2020-4-26 On the Road to Emmaus

Cornerstone EPC                                                                              Sunday morning
Franklin, NC 28734                                                                          April 26, 2020

“On the Road to Emmaus”
Luke 24:13-35

We continue, in this Lord’s Day within the Easter season, to celebrate Jesus’ resurrection—even as we endure this pandemic season.  Our joy in Jesus, however, trumps the difficulties inherent in this pandemic—not to mention the hardships that accompany any season in this earthly life.  May the Lord heighten our joy as we hear, whether for the first time or once again, the narrative of Jesus joining two men on the road from Jerusalem to Emmaus.


The first, and longest, section of our text relates the walk from Jerusalem to Emmaus (24:13-27).  Two men, and then a Third, walk and talk on Resurrection Sunday as they travel from Jerusalem to Emmaus, about seven miles, roughly westward (24:13-24).[1]  Cleopas and his unnamed friend, as they take their walk of two or two and a half hours that Sunday afternoon, discuss—perhaps debate—all that happened in Jerusalem that long weekend.  As they discuss these matters, Jesus joins them, but they are kept from recognizing Him.  Jesus asks his traveling companions some questions, and these disciples reveal their saddened hearts to him.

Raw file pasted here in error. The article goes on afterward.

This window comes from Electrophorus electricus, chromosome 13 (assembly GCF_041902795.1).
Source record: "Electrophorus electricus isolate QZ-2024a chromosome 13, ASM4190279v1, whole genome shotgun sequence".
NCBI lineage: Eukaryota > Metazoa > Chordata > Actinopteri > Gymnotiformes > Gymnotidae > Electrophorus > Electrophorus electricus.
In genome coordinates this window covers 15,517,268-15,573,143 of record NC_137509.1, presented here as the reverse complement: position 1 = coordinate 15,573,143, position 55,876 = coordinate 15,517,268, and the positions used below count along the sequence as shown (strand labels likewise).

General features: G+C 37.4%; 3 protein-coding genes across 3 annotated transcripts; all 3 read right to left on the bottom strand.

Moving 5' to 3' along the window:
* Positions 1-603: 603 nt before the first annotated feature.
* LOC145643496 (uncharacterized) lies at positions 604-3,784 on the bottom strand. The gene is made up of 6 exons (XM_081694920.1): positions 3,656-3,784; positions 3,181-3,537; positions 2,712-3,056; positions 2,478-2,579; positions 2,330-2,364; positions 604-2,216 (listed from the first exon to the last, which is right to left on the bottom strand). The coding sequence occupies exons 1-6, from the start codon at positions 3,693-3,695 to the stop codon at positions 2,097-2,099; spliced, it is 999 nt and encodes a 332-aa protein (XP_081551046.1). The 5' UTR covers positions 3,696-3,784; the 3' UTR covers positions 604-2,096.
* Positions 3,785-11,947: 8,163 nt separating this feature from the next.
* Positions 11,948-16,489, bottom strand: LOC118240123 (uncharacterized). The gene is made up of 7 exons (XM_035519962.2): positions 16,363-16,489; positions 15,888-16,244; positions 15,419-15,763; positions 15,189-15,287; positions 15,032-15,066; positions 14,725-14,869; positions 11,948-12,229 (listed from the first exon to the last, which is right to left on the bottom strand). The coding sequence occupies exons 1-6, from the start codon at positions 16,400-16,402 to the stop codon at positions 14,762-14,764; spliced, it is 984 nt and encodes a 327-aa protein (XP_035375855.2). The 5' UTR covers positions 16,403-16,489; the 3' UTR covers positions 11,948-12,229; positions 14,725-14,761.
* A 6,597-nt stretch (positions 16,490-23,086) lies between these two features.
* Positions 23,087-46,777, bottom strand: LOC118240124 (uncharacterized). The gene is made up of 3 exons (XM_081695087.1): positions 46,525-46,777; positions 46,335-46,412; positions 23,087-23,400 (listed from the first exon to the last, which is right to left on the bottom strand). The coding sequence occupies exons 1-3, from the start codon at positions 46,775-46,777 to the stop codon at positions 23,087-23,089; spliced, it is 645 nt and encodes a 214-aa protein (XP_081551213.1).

The two men, after Cleopas expresses incredulity at Jesus’ apparent ignorance, then tell their fellow traveler of Whom they speak.  They confess Jesus a prophet mighty in deed and word before God and all the people.  They lament that their own chief priests and rulers delivered Him up to be condemned and, hence, crucified.  They hoped Jesus would redeem His covenant people—His beloved Israel, all (in that day) who longed for a Savior to come.  Moreover, they note this day is the third day since these things happened.  Some women of their company testified earlier in the day that they found not Jesus’ body at the tomb.  These returning from the empty tomb further testified that they saw angels—angels declaring that He is alive.  Some of the ones hearing the testimony went to the tomb and found things as the women declared—but Him they saw not.  This ends the narrative of the two westbound disciples, and, though much of the narrative drips with irony, it has a pall overhanging it.